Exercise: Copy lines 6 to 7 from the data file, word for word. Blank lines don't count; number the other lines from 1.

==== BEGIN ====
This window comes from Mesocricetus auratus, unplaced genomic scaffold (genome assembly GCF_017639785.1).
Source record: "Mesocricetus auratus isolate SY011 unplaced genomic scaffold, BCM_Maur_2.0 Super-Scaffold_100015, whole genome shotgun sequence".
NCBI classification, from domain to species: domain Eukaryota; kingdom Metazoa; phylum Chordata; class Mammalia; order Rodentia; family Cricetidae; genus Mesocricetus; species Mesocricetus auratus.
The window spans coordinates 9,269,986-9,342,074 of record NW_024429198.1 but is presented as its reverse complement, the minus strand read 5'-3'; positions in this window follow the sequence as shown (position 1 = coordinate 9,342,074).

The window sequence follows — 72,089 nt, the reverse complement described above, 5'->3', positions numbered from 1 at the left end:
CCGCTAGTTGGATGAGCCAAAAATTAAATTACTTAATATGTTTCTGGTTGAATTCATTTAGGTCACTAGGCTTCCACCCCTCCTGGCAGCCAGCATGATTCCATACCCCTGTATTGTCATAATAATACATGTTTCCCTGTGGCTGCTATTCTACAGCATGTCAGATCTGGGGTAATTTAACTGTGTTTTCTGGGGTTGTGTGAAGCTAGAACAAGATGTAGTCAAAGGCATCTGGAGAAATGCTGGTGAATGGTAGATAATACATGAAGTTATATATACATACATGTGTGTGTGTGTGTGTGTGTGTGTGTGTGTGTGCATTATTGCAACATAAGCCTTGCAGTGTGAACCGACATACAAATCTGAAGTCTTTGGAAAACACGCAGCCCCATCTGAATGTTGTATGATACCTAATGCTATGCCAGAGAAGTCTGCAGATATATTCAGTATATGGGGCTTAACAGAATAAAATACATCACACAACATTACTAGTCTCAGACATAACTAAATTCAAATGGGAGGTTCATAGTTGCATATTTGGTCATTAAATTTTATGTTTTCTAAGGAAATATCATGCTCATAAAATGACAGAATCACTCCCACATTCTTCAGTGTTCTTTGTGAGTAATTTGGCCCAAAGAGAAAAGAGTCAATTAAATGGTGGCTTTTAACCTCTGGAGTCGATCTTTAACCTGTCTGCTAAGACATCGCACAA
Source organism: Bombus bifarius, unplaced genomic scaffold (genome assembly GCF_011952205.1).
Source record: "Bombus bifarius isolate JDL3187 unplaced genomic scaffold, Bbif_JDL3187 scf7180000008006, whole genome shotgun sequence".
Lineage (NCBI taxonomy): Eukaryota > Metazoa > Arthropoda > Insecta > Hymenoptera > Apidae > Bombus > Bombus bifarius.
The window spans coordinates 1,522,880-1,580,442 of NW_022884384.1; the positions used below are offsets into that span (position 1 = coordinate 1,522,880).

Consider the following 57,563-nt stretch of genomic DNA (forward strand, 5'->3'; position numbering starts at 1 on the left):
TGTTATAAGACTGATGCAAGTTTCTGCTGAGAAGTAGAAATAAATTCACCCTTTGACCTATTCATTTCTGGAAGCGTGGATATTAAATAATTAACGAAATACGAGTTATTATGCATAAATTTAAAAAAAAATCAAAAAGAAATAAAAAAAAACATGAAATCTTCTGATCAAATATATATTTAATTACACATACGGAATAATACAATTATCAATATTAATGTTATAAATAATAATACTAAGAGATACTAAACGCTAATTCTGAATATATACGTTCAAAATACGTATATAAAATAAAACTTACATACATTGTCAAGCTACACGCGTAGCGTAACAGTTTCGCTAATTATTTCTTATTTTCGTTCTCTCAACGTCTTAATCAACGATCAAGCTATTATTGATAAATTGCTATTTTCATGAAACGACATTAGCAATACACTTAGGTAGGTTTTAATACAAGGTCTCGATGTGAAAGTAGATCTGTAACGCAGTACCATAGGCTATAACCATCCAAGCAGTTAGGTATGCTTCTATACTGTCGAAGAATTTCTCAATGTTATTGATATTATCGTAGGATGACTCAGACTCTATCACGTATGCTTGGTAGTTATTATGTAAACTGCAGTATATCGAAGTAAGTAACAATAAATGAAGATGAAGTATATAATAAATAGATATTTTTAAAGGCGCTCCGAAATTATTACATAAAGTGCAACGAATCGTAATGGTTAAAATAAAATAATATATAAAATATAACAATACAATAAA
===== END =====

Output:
CCGCTAGTTGGATGAGCCAAAAATTAAATTACTTAATATGTTTCTGGTTGAATTCATTTAGGTCACTAGGCTTCCACCCCTCCTGGCAGCCAGCATGATTCCATACCCCTGTATTGTCATAATAATACATGTTTCCCTGTGGCTGCTATTCTACAGCATGTCAGATCTGGGGTAATTTAACTGTGTTTTCTGGGGTTGTGTGAAGCTAGAACAAGATGTAGTCAAAGGCATCTGGAGAAATGCTGGTGAATGGTAGATAATACATGAAGTTATATATACATACATGTGTGTGTGTGTGTGTGTGTGTGTGTGTGTGTGCATTATTGCAACATAAGCCTTGCAGTGTGAACCGACATACAAATCTGAAGTCTTTGGAAAACACGCAGCCCCATCTGAATGTTGTATGATACCTAATGCTATGCCAGAGAAGTCTGCAGATATATTCAGTATATGGGGCTTAACAGAATAAAATACATCACACAACATTACTAGTCTCAGACATAACTAAATTCAAATGGGAGGTTCATAGTTGCATATTTGGTCATTAAATTTTATGTTTTCTAAGGAAATATCATGCTCATAAAATGACAGAATCACTCCCACATTCTTCAGTGTTCTTTGTGAGTAATTTGGCCCAAAGAGAAAAGAGTCAATTAAATGGTGGCTTTTAACCTCTGGAGTCGATCTTTAACCTGTCTGCTAAGACATCGCACAA
Source organism: Bombus bifarius, unplaced genomic scaffold (genome assembly GCF_011952205.1).